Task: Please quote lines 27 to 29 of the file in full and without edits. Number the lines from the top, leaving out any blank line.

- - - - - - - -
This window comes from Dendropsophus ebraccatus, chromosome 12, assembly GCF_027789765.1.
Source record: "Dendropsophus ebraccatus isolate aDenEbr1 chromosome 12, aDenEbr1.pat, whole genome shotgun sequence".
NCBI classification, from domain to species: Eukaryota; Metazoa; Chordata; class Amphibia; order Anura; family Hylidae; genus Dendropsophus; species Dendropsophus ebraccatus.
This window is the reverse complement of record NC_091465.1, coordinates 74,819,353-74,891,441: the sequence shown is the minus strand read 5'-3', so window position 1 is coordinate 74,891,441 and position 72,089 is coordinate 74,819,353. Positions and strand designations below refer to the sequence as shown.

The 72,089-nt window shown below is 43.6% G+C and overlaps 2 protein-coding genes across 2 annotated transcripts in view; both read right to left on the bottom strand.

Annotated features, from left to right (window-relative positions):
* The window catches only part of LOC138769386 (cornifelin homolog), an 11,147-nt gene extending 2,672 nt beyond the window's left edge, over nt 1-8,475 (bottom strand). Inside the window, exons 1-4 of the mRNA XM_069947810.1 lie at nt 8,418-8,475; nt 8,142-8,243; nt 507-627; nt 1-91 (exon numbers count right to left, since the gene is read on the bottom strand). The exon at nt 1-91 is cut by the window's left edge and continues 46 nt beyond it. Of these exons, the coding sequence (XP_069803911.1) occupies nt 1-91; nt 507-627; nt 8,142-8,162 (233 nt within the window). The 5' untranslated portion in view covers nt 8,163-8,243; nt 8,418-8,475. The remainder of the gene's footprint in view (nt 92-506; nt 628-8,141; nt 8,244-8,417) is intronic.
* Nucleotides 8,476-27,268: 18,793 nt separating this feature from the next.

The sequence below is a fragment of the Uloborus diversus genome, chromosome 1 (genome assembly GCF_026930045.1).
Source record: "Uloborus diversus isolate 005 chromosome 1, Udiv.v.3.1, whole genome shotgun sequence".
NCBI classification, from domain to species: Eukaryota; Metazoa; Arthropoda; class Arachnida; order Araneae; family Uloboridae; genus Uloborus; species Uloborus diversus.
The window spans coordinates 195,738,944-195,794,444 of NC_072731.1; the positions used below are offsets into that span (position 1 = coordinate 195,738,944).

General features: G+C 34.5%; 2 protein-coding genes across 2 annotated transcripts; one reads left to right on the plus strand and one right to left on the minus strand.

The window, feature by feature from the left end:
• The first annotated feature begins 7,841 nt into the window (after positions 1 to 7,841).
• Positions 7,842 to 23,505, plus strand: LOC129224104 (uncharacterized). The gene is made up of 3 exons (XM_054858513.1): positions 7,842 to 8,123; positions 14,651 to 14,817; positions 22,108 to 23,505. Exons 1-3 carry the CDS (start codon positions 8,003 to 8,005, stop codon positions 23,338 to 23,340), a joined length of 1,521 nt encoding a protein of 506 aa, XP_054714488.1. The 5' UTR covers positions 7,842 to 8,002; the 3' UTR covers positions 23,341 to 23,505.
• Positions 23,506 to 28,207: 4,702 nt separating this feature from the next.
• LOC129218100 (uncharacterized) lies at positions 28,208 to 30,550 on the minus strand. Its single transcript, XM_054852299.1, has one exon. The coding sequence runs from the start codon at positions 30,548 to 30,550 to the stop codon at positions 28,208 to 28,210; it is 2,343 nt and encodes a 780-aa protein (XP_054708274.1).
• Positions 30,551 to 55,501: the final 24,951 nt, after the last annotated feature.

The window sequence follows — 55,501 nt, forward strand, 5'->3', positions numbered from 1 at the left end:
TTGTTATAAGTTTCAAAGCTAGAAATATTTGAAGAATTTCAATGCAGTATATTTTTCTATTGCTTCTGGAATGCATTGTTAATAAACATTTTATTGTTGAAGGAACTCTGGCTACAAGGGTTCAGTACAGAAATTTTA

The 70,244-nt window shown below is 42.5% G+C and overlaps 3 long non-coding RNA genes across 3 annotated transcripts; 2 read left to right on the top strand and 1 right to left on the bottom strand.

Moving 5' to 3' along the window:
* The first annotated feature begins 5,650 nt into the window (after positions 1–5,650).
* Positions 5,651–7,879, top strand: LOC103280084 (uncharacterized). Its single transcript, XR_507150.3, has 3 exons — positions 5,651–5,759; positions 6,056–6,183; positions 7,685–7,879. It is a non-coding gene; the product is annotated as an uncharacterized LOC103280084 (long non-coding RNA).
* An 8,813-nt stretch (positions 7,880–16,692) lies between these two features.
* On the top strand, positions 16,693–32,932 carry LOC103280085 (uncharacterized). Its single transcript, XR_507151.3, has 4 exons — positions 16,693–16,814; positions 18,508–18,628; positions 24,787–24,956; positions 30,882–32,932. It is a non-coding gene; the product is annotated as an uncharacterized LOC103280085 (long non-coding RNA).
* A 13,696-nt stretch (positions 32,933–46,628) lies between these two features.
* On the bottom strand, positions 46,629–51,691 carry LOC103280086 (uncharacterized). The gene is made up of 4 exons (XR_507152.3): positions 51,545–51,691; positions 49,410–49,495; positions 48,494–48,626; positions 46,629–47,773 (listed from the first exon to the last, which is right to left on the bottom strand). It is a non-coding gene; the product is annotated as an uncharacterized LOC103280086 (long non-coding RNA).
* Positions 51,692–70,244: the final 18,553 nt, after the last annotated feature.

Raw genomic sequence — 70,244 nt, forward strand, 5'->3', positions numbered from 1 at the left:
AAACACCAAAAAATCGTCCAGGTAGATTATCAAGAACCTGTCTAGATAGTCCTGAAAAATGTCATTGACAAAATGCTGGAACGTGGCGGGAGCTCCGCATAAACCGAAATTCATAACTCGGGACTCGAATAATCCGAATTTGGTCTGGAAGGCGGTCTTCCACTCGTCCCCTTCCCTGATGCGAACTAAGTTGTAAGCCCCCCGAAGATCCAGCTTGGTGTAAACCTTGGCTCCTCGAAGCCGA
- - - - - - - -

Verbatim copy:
* On the top strand, positions 16,693–32,932 carry LOC103280085 (uncharacterized). Its single transcript, XR_507151.3, has 4 exons — positions 16,693–16,814; positions 18,508–18,628; positions 24,787–24,956; positions 30,882–32,932. It is a non-coding gene; the product is annotated as an uncharacterized LOC103280085 (long non-coding RNA).
* A 13,696-nt stretch (positions 32,933–46,628) lies between these two features.
* On the bottom strand, positions 46,629–51,691 carry LOC103280086 (uncharacterized). The gene is made up of 4 exons (XR_507152.3): positions 51,545–51,691; positions 49,410–49,495; positions 48,494–48,626; positions 46,629–47,773 (listed from the first exon to the last, which is right to left on the bottom strand). It is a non-coding gene; the product is annotated as an uncharacterized LOC103280086 (long non-coding RNA).